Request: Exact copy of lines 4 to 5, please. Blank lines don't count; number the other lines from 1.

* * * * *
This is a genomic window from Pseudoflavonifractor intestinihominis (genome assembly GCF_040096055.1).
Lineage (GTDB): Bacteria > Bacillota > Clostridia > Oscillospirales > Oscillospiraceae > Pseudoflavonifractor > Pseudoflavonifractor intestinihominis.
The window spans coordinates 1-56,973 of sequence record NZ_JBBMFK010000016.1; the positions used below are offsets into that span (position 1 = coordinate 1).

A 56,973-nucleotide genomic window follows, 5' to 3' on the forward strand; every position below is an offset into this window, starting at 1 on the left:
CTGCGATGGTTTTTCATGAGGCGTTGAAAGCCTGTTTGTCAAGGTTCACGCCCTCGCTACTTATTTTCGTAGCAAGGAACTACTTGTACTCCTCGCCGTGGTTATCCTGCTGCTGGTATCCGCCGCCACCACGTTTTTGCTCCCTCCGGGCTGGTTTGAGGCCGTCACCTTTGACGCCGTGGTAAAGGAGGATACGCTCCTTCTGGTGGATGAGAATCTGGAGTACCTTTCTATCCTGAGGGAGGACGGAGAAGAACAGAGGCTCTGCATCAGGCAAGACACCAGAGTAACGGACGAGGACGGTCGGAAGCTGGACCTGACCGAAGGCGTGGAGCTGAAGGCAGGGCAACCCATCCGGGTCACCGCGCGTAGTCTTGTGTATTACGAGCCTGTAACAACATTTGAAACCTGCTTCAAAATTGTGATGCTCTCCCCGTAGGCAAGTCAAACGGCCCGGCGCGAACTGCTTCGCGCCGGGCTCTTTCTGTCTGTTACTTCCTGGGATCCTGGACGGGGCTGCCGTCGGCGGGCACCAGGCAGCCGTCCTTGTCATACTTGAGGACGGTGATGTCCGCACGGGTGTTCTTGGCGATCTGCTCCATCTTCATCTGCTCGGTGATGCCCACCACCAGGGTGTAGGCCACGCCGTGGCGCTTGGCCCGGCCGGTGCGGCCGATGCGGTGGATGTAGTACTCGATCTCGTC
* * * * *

A 56,973-nucleotide genomic window follows, 5' to 3' on the forward strand; every position below is an offset into this window, starting at 1 on the left:
CTGCGATGGTTTTTCATGAGGCGTTGAAAGCCTGTTTGTCAAGGTTCACGCCCTCGCTACTTATTTTCGTAGCAAGGAACTACTTGTACTCCTCGCCGTGGTTATCCTGCTGCTGGTATCCGCCGCCACCACGTTTTTGCTCCCTCCGGGCTGGTTTGAGGCCGTCACCTTTGACGCCGTGGTAAAGGAGGATACGCTCCTTCTGGTGGATGAGAATCTGGAGTACCTTTCTATCCTGAGGGAGGACGGAGAAGAACAGAGGCTCTGCATCAGGCAAGACACCAGAGTAACGGACGAGGACGGTCGGAAGCTGGACCTGACCGAAGGCGTGGAGCTGAAGGCAGGGCAACCCATCCGGGTCACCGCGCGTAGTCTTGTGTATTACGAGCCTGTAACAACATTTGAAACCTGCTTCAAAATTGTGATGCTCTCCCCGTAGGCAAGTCAAACGGCCCGGCGCGAACTGCTTCGCGCCGGGCTCTTTCTGTCTGTTACTTCCTGGGATCCTGGACGGGGCTGCCGTCGGCGGGCACCAGGCAGCCGTCCTTGTCATACTTGAGGACGGTGATGTCCGCACGGGTGTTCTTGGCGATCTGCTCCATCTTCATCTGCTCGGTGATGCCCACCACCAGGGTGTAGGCCACGCCGTGGCGCTTGGCCCGGCCGGTGCGGCCGATGCGGTGGATGTAGTACTCGATCTCGTC